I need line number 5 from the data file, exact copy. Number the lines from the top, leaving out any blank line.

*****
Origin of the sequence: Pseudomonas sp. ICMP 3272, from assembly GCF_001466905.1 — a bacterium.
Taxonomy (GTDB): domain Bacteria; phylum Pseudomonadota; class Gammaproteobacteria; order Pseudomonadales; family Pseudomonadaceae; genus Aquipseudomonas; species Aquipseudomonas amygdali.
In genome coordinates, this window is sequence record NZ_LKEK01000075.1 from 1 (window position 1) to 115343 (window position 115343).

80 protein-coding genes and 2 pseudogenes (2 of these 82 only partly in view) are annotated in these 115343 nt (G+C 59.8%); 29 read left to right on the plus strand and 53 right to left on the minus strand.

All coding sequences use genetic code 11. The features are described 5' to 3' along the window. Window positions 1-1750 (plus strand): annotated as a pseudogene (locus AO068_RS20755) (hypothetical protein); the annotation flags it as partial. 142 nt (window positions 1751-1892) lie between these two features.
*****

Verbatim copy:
All coding sequences use genetic code 11. The features are described 5' to 3' along the window. Window positions 1-1750 (plus strand): annotated as a pseudogene (locus AO068_RS20755) (hypothetical protein); the annotation flags it as partial. 142 nt (window positions 1751-1892) lie between these two features.